Oncology

Lawrence D. Wagman

City of Hope National Medical Center

Cancer treatments have traditionally been a horrendous ordeal for patients, with chemotherapy and radiation treatments taking severe tolls. As chairman of the surgery division at City of Hope in Duarte, Dr. Lawrence Wagman is at the forefront of those hoping to change that.

Recently, Wagman was City of Hope's principal investigator for the national tamoxifen trial that studied the efficacy of the drug in the prevention of breast cancer.

"This is the first time a relatively safe drug can be taken with a minimum amount of side effects," he says. "It makes such a dramatic difference in a disease that you could almost call epidemic 180,000 women in this country get breast cancer every year. Even if we could reduce it by 10 percent, 18,000 people is a real number."

Two months ago, Wagman started the clinical trial that will compare tamoxifen with raloxifene, another drug that has shown promising results in breast cancer treatment.

Wagman came to City of Hope 14 years ago because it offered him an opportunity to do research on cancer growth, as well as focus on surgical oncology. He specializes in treating cancers of the head, neck, liver and breast, performing surgery for upwards of 10 hours a day on some days.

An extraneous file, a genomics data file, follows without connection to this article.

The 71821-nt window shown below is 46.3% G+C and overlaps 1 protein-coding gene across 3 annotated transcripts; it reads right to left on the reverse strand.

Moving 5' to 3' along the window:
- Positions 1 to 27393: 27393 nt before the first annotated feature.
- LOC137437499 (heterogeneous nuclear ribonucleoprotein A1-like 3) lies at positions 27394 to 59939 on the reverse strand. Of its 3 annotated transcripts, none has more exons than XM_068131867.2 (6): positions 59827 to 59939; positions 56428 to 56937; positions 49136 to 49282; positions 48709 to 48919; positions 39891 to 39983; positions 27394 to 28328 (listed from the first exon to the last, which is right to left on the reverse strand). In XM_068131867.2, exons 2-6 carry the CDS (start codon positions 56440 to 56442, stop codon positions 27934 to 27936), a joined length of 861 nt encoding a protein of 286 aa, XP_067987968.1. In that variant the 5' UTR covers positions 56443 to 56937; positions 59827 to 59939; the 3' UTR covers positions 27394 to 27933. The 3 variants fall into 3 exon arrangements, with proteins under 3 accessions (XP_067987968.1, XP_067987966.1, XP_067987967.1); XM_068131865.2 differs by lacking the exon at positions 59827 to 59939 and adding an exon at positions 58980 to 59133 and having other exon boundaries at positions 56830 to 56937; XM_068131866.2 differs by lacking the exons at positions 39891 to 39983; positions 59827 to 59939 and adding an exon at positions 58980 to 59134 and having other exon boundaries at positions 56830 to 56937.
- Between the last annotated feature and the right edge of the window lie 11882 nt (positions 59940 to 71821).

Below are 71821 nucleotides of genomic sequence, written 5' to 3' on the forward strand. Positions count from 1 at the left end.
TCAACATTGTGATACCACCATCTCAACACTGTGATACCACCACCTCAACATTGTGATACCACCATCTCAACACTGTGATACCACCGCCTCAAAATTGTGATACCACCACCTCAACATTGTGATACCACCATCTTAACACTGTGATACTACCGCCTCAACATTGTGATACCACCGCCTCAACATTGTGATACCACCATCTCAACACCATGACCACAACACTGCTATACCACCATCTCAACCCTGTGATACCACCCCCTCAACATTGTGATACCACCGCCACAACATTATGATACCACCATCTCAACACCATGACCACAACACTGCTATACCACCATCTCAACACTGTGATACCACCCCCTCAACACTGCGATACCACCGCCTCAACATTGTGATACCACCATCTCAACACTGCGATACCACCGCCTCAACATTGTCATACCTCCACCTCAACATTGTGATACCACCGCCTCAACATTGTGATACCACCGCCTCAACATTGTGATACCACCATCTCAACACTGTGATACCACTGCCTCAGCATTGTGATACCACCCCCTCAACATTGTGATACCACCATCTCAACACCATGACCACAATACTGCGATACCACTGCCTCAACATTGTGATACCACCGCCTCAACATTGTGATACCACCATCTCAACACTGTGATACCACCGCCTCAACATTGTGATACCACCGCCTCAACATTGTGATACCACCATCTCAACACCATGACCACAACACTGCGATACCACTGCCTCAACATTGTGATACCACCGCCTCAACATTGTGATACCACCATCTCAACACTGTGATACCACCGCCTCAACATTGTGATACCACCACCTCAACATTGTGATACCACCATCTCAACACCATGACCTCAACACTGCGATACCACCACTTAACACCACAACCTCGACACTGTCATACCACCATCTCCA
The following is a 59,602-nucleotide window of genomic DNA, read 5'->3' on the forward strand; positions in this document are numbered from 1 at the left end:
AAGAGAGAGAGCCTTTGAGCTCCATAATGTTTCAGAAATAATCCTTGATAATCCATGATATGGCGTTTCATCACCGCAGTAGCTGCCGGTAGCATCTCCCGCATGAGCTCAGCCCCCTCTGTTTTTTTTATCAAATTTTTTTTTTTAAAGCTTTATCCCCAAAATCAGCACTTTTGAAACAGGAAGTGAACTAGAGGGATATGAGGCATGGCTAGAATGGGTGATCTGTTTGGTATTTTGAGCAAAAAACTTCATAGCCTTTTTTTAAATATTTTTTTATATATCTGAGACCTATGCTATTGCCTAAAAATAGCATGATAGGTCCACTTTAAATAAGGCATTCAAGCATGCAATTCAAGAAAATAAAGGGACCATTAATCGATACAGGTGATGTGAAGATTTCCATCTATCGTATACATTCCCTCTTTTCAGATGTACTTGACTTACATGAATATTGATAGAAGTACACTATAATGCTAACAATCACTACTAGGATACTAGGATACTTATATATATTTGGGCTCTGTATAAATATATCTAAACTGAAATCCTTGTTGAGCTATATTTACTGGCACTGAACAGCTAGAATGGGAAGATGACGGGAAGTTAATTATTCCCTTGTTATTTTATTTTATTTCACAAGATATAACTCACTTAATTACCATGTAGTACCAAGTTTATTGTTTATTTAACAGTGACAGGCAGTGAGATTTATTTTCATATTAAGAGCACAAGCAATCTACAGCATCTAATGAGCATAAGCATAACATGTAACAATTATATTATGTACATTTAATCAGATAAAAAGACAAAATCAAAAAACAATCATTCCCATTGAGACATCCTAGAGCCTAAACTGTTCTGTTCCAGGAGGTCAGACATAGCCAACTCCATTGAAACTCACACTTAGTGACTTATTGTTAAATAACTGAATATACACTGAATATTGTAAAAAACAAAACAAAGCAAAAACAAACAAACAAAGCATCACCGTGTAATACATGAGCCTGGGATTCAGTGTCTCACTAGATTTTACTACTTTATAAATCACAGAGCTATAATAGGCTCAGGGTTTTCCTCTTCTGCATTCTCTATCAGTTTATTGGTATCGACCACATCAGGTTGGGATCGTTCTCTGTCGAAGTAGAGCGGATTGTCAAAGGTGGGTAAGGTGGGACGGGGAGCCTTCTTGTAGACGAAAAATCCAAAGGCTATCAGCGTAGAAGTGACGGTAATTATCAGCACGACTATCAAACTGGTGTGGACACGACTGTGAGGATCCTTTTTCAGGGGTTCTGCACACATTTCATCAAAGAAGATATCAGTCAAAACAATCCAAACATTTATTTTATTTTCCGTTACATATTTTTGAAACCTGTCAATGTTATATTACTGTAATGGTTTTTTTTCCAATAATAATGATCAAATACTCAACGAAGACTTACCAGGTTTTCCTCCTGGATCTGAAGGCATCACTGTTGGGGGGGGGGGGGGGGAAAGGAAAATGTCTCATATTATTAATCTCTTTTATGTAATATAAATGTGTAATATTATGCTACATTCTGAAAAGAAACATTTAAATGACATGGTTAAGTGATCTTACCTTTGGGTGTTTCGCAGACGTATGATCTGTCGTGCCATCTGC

"I do a lot of liver surgery it's one of the operations that still carries a chance of mortality during the procedure," he says. "There aren't a lot of operations like that anymore. The cancers we operate on in the head and neck areas are also very complex because there are so many critical structures in such a small area."

His former research focused on how surface receptors on cancer cells change how the tumor responds to drug therapy. In recent years, Wagman's lab time has been replaced with the duties that come as chairman of the surgery division.

"I would say it's administrative work, but it's so much bigger than that," Wagman says. "It's an opportunity to influence how cancer care is delivered."

To help deal with the stress of his job, Dr. Wagman participates in what he considers to be a nice, relaxing hobby: triathlons.

"Up near Paso Robles there's a very famous triathlon named Wildflower," says Wagman, 47. "I have a friend who is a patient up there and I go to his house, hang out and do the race. It's a great time to blend work and fun."

Ann Donahue

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